5. Textbooks provide adequate reading passages for students. In most cases textbooks are probably “Adequate”. However, “adequate” isn’t “good” or “great” or “interesting”. Textbooks almost always fail to address real-world up-to-the-minute issues. I got myself through a few high school and most of my college courses by using the textbook entirely. Not one teacher ever showed me that there were far more accessible resources that would help me understand/comprehend/get more out of the text. At Syracuse University there was actually a library devoted to Math and Engineering and I did go there to study… but not one instructor actually required us to research one topic to write about! After what I’ve learned in this class, I’m appalled at the treatment I endured as an undergraduate. By the time my students make it to college-age, they will have no problems knowing where to find other good resources about science, and how to tell a good resource from a poor resource.
    There are limited text resources to use in the content areas. I was shocked at how much and how varied the resources I could find about Physics – poems, non-science articles, fiction, non-fiction, biographies, songs, applets, etc… Who knew there were songs written AND recorded about Snell’s Law! I’m disappointed at the books I happened to choose for my book talk as compared to those chosen by my classmates. But now that I’ve seen the quality of math and biology books some of my classmates discovered, I’m certain there are more interesting physics-related ones too. As a start, I’m asking for “Cartoon Physics” for my birthday that’s coming up in a few weeks. Next week I’ll be hitting Google and NSTA looking for more interesting trade books to include in my summer reading list. In fact, I have a list of “Things to Do” over the summer. One of the items that’s been added to my list as a direct result of this class is to spend time reading science magazines and copying good articles to use in my class. Wendy and Janet gave me the idea of putting together a portfolio of sorts. Ever since I’ve been slowly collecting lab ideas, lesson plans I’ve written or have been written by others, and now text and online resources (divided by topic, of course). If nothing else, “Literacy in MST” has shown me the variety of reading and writing abilities I can expect from my students, and how best to approach literacy with those students.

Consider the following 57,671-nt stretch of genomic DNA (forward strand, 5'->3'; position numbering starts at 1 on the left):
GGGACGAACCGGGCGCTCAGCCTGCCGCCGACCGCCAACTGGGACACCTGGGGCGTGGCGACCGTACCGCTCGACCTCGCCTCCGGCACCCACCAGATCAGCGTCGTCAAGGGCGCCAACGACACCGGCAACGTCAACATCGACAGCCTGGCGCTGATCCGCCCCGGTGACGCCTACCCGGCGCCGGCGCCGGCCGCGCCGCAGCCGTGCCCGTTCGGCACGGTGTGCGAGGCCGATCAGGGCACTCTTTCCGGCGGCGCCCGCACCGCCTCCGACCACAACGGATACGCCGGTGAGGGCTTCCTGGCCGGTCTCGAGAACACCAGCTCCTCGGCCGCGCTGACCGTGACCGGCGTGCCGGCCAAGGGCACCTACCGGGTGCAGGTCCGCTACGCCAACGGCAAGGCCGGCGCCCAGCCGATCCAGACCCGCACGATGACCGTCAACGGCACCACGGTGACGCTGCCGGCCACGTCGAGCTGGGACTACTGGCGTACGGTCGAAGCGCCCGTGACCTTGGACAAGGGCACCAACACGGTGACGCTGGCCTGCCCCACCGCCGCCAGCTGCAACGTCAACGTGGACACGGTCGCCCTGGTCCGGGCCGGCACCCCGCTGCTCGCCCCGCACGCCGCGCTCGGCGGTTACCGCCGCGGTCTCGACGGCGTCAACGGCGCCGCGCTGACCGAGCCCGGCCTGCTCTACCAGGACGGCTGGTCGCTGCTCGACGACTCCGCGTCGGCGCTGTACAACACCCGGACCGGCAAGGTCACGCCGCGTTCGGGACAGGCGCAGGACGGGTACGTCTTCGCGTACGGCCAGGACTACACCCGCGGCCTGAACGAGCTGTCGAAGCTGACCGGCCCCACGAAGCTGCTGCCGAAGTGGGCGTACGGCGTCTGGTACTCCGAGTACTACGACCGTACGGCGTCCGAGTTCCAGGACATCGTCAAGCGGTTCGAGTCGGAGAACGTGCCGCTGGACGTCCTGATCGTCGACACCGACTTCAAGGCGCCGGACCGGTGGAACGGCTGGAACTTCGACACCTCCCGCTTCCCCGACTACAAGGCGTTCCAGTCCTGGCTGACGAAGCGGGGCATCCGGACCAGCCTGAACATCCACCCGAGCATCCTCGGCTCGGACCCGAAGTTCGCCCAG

My ideas about how much text can be absorbed at one time have definitely changed. I have memories of college and being assigned complete chapters due in less than a week. I can see that would be daunting for many high-schoolers. I think articles are going to be my new best friend. The textbook had an anecdote about a teacher writing his own text. Although time-consuming, it sounds like something I might someday employ too, at least in small doses.

  6. “Students should discuss their assigned readings only after they have had a chance to read it independently first.”

    I like many of you thought that you should give the students a chance to read and try to absorb the material on their own before discussing it. After taking this course I realize how wrong that type of thinking is. How can students really get anything out of the reading material if they don’t know why they are reading in the first place? I honestly thought that students would just know from the lecture or class work why the reading was important and what they were looking for. I was wrong. Looking back at my own high school experience there where many times a teacher assigned a reading and I went home read the material, but I never internalized it and I’m sure I didn’t pull out the important points the teacher was hoping I’d gain from reading the text. This class has taught me so many pre-reading strategies that I would have never thought to implement in my classroom. I can’t wait to get out there and try a few of them on students to see how effective they really are.

    “There are limited text resources to use in the content areas”

    Before this class I thought my only resources were the textbook and the internet. I truly never thought of using children’s picture books or novels in a chemistry class. Doing the annotated bibliography and the book talk changed my mind completely. There are many non-fiction and fiction novels out there that I could use in the class. Using different types or styles of text can really help keep the students engaged. I mean I enjoy chemistry and I know how completely boring and difficult a chemistry textbook is to read, so why would I only want to expose my students to chemistry through the textbook. Novels, picture books, newspaper articles, magazine articles, etc… There is so much material out there I just have to utilize it; I don’t know why I didn’t see it before.